20. 4 out of 5

    Charon Lloyd-Roberts

    And I remember picking this book up last month and I was interested in the story and concept and for once it was something different so I just had to get it and well compared to what I've read this was a little different and I welcomed this books story with open arms and in the end I wasn't disappointed. A summery for The Sand Men: In Dubai there's a new world of high-luxury resorts emerging for the super-rich-but at the price of everyone else? Lea, Roy and their 15 year-old daughter Cara live in a And I remember picking this book up last month and I was interested in the story and concept and for once it was something different so I just had to get it and well compared to what I've read this was a little different and I welcomed this books story with open arms and in the end I wasn't disappointed. A summery for The Sand Men: In Dubai there's a new world of high-luxury resorts emerging for the super-rich-but at the price of everyone else? Lea, Roy and their 15 year-old daughter Cara live in a gated community reserved for foreign workers. Roy has been hired to deal with teething problems at Dream World, a futuristic beach complex. In the oppressive heat, the wives appear happy to follow behind their husbands, cooking and arranging tea parties, but Lea finds herself a virtual prisoner in a land where Western women are regarded with indifference and suspicion. At least there are a few friendly outsiders who don't enjoy the conformity of the ex-pat community-until one night, when the most outspoken one dies in a suspicious accident. It's the first in a string of terrible occurrences that divide the foreign workers. Lea's neighbours start to blame migrants, locals and even each other. Lea is convinced that deliberate acts of cruelty are being committed-but is there a real threat to her life, or is she being paranoid? And what if what she fears most is really happening? Welcome to a future that's five minutes away, where rebellion against conformity can lead to the unthinkable... I am considering re-reading this again...Well mostly because I binge read the rest of but hey who knows I might've missed some details or something and also this book does make a load of modern day references including the likes of singers, devices and general things that we all own well some of us if had the money. Anyway it was good read and I enjoyed the story also a book set in Dubai was a nice change for once.

  21. 4 out of 5

    Jack Haringa

    For the first 250 pages, Christopher Fowler's The Sand Men is the best J.G. Ballard novel that J.G. Ballard didn't write. It fits neatly with the latter run of the late author's work, echoing themes and settings present in Cocaine Nights, Super-Cannes, and Kingdom Come: the dissociation of the ex-patriot, the isolating irreality of the mega-rich enclaves, the futility of noncomformity in gated communities, it's all here. This is a knowing homage that incorporates Ballard's distinctive style, mel For the first 250 pages, Christopher Fowler's The Sand Men is the best J.G. Ballard novel that J.G. Ballard didn't write. It fits neatly with the latter run of the late author's work, echoing themes and settings present in Cocaine Nights, Super-Cannes, and Kingdom Come: the dissociation of the ex-patriot, the isolating irreality of the mega-rich enclaves, the futility of noncomformity in gated communities, it's all here. This is a knowing homage that incorporates Ballard's distinctive style, melding it with Fowler's own to keep from being pure pastiche. But Fowler is also--perhaps primarily--a horror author, and the horrific inevitably asserts itself in his work. As with his previous novel, the exceptional Nyctophobia, Fowler treads a line of ambiguity. There might be something deeper and more far-reaching than the wealthy hands guiding the construction of the Dream World resort in Dubai. The protagonist's observations are called into question, not only by people who might have ulterior motives but also by her own self-examination, and we are offered rational and realistic explanations for events. Fowler uses all of this material to touch on many contemporary concerns, from the problematic nature of cultural imperialism to the exploitation of working classes in projects driven by globalized economics. As with most Ballard novels, Fowler's book is a slow burn, and there are significant events that happen "off screen," which might frustrate some readers. The plotting is deliberate and the descriptions careful, all of which leads to a rewarding read in the end.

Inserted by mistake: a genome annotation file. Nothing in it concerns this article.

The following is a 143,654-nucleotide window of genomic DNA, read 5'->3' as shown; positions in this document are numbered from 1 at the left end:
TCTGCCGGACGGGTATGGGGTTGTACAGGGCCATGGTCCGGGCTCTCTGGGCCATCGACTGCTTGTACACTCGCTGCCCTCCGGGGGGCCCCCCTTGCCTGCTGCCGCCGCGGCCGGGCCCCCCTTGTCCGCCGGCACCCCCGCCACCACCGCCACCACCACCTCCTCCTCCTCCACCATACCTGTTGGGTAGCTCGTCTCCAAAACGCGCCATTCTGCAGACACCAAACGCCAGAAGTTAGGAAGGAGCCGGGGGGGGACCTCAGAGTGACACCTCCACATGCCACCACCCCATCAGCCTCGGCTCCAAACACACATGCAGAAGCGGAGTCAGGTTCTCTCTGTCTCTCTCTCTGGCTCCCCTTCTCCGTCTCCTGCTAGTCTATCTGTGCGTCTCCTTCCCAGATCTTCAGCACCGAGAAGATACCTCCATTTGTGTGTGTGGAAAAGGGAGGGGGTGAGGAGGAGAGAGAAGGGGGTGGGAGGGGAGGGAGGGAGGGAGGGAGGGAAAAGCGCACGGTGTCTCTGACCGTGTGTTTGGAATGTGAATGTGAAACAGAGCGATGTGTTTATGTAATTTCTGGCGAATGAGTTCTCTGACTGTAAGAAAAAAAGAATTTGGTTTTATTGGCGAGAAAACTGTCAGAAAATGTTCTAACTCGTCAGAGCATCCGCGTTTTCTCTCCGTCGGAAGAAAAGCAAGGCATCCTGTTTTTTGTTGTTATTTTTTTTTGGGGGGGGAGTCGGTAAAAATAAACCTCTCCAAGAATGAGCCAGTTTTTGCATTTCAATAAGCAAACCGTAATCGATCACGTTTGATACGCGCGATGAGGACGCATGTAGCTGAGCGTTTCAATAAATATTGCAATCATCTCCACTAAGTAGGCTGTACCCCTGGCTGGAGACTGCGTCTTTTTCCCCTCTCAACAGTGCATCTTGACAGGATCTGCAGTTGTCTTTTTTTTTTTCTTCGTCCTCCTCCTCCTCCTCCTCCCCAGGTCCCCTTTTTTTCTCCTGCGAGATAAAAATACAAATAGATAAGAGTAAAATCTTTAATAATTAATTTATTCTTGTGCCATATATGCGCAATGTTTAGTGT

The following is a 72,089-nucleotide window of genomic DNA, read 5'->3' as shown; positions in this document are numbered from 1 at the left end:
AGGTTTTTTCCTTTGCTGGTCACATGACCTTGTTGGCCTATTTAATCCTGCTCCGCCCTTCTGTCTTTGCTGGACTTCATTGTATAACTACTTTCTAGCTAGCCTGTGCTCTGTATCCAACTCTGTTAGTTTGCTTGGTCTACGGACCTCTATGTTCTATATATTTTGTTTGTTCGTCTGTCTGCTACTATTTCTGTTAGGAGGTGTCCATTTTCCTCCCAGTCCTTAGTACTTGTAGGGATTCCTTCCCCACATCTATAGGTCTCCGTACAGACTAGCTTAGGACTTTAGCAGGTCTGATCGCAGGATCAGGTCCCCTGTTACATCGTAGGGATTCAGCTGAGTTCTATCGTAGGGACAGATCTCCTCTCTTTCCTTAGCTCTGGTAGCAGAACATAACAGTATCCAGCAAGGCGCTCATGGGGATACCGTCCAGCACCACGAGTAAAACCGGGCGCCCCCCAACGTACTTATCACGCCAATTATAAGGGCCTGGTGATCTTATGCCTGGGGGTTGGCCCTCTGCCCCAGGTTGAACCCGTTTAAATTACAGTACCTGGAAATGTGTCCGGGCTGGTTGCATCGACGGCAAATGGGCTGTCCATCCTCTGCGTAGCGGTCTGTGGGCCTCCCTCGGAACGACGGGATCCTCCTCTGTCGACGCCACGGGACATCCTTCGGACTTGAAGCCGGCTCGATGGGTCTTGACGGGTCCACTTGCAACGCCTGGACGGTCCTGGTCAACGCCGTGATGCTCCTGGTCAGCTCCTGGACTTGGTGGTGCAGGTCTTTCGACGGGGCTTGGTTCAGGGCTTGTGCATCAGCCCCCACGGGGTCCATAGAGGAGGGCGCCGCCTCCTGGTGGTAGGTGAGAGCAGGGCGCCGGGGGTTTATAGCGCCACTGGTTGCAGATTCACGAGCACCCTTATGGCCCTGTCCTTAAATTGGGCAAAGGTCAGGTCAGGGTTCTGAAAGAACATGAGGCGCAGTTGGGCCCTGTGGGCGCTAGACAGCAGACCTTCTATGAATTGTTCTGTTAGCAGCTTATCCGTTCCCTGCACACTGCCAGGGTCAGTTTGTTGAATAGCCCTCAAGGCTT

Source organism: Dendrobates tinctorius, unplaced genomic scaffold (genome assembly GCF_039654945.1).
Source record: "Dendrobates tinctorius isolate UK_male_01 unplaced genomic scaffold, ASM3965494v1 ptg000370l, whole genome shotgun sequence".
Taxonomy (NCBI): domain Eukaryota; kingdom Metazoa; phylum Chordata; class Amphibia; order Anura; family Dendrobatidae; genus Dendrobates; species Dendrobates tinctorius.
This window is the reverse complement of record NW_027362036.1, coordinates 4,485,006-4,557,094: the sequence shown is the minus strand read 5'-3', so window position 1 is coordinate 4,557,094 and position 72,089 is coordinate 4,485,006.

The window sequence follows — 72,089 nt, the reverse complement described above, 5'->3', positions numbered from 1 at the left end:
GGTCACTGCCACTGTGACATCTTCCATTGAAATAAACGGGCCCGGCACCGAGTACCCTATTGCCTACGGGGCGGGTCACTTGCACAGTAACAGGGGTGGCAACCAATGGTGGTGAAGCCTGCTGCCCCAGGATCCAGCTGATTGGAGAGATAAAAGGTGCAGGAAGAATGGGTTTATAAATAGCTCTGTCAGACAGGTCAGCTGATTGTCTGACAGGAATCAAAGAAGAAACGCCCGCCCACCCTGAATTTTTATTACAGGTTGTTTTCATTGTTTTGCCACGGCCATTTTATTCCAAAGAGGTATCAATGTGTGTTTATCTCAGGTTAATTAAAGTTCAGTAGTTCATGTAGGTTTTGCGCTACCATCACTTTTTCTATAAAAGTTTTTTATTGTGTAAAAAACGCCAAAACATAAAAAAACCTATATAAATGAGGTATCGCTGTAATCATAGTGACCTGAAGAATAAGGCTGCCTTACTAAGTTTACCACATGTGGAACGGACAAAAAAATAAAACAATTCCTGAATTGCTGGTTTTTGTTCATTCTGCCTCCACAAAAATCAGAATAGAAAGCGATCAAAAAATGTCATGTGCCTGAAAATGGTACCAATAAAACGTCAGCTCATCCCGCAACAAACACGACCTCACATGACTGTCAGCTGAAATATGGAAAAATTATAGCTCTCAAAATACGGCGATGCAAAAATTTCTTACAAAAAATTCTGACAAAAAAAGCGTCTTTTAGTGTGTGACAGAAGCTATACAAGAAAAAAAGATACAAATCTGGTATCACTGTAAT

22. 4 out of 5

    Beth

    A British family relocates to Dubai so that the engineer husband can pursue the job of his dreams in this suspenseful thriller. Told through Lea's voice, Lea, Roy and 15 year-old Cara begin a new life in a gated community in Dubai surrounded by all of the other families involved with the building of Dream World a modern luxury resort that is plagued with mysterious problems including several child abductions and bizarre accidents. Lea who is a writer begins to investigate the mysteries which ver A British family relocates to Dubai so that the engineer husband can pursue the job of his dreams in this suspenseful thriller. Told through Lea's voice, Lea, Roy and 15 year-old Cara begin a new life in a gated community in Dubai surrounded by all of the other families involved with the building of Dream World a modern luxury resort that is plagued with mysterious problems including several child abductions and bizarre accidents. Lea who is a writer begins to investigate the mysteries which very few seem interested in really solving, and the dangers quickly begin to escalate. I usually really enjoy stories where the setting virtually becomes another character in the story, and this novel was no exception. Dubai was a perfect choice for Dream World as the story depicts the differences between the have and have-nots in a world where modern technology and luxuries meets up with cultures and peoples operating within ancient traditions and humble lifestyles. I found myself loving this story up until the time that Lea "solves" the mystery; as soon as the Ka'al is revealed the story seemed to take a complete turn in tone and action so I can only give this three stars. I did not care for the ending and ultimately expected a different turn of events given the first parts of the book. I would definitely read this author again though since I did enjoy the characters and the story.